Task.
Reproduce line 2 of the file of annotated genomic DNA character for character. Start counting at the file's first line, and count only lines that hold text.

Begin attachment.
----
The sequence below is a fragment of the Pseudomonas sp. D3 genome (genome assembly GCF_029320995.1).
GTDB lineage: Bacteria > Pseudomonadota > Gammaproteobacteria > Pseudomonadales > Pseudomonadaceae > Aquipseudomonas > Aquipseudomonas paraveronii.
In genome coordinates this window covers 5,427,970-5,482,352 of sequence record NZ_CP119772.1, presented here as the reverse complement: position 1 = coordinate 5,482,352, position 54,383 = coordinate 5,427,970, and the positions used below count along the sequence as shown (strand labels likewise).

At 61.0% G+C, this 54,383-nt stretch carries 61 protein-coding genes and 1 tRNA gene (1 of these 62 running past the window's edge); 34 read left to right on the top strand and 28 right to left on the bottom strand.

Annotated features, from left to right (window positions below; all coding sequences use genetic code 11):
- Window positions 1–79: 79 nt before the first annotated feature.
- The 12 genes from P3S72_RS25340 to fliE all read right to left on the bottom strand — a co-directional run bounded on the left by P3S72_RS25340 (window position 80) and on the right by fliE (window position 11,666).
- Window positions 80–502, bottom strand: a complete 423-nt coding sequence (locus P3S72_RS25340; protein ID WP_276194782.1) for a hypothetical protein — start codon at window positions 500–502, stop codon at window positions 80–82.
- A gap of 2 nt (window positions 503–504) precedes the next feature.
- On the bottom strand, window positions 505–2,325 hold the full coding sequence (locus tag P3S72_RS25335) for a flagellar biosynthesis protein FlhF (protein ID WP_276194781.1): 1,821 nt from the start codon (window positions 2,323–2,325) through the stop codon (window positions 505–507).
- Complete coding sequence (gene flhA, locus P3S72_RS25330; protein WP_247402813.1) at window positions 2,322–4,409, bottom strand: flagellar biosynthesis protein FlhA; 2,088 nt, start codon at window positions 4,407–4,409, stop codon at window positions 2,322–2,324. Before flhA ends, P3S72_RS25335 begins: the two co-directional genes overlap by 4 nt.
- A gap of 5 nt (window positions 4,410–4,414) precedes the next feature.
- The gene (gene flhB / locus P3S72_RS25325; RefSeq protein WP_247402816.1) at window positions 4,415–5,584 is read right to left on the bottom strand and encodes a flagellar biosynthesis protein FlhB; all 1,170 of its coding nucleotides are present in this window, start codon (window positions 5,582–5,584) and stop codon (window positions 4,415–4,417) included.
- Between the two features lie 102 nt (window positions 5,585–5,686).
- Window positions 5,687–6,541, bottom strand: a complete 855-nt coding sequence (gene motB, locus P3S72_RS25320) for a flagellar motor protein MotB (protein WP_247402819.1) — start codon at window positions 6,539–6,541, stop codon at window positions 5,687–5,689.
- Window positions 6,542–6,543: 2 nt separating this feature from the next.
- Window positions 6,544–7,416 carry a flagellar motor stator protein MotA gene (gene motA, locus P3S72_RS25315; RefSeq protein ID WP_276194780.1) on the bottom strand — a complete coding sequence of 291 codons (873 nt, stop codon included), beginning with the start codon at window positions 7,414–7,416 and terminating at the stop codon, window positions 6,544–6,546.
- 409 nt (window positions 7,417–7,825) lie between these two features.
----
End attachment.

GTDB lineage: Bacteria > Pseudomonadota > Gammaproteobacteria > Pseudomonadales > Pseudomonadaceae > Aquipseudomonas > Aquipseudomonas paraveronii.